This Hallow-eekend is going to feature some spooky lights in the sky. No, I am not talking about an invasion of extraterrestrials. No, I am not talking about the results of an ancient witch's curse. No, I am not talking about a reflection off of Frankenstein's fat head. I am talking about the northern lights. Barring too much cloud cover, we here in Montana may be in for a show this Saturday and Sunday night.

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It is crazy to think about the science behind the earth's magnetic poles. Earth is basically one big molten chunk of iron and nickel. That molten metal creates reverse poles, which create the earth's electromagnetic field. It is our electromagnetic field that protects every living creature from radioactive particles in space. Think of it as, what sci-fi movies call, a "force field" or "shield."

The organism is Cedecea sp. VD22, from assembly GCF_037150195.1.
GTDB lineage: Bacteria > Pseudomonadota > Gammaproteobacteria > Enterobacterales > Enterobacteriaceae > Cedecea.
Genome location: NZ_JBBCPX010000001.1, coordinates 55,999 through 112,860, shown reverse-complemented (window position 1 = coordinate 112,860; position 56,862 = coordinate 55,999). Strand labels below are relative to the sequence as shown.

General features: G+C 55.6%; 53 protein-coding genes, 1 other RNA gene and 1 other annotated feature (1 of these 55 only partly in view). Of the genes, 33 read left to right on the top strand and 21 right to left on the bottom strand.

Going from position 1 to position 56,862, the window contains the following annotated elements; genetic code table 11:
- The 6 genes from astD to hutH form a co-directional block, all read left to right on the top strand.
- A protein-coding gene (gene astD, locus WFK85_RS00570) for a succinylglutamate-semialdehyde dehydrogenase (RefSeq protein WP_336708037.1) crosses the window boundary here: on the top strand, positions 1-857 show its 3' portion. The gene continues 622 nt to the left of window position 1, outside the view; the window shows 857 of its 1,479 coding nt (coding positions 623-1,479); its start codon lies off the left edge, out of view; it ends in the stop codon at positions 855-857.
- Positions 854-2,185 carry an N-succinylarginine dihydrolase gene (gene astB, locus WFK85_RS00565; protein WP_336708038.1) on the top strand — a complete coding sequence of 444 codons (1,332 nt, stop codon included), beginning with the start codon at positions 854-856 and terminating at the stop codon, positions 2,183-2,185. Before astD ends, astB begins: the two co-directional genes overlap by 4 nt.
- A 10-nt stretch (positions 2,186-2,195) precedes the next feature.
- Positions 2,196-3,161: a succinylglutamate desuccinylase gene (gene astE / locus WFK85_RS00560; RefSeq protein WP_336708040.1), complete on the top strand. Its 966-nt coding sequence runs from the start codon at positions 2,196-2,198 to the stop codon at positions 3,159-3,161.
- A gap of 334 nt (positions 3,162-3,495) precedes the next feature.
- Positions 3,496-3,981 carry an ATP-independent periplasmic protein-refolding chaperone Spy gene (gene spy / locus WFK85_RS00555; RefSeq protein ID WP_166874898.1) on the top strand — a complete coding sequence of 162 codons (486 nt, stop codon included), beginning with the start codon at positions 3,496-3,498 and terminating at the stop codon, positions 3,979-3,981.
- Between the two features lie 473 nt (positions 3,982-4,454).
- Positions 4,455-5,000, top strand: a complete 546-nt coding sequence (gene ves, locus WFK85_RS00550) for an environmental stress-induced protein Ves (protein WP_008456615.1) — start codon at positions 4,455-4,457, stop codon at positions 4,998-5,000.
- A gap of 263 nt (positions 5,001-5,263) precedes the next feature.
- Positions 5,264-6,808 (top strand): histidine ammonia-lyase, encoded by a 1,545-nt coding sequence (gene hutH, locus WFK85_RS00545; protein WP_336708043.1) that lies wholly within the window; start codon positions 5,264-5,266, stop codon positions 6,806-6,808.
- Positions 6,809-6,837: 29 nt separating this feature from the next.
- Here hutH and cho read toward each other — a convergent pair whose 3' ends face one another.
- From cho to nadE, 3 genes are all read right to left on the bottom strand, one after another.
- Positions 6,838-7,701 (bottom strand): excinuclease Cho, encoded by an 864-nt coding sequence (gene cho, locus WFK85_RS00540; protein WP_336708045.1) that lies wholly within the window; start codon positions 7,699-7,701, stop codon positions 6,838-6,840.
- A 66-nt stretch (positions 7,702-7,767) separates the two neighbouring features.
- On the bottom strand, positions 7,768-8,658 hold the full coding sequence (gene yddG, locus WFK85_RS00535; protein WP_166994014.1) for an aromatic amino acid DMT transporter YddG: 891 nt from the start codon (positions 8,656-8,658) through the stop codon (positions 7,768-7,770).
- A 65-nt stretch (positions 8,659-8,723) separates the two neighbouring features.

According to Wikipedia

Auroras are the result of disturbances in the magnetosphere caused by solar wind. These disturbances are sometimes strong enough to alter the trajectories of charged particles in both solar wind and magnetospheric plasma. These particles, mainly electrons and protonsprecipitate into the upper atmosphere.

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So an aurora is basically the light show that our electromagnetic field puts off when it is fighting off radioactive solar particles. These are measured in what is called a Kp index. On a scale of 0 to 9, the index measures how much geomagnetic activity will happen in the atmosphere.

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According to Meteorologist Ryan Dennis of KRTV, we are in for a spooky light show in the skies above Montana.

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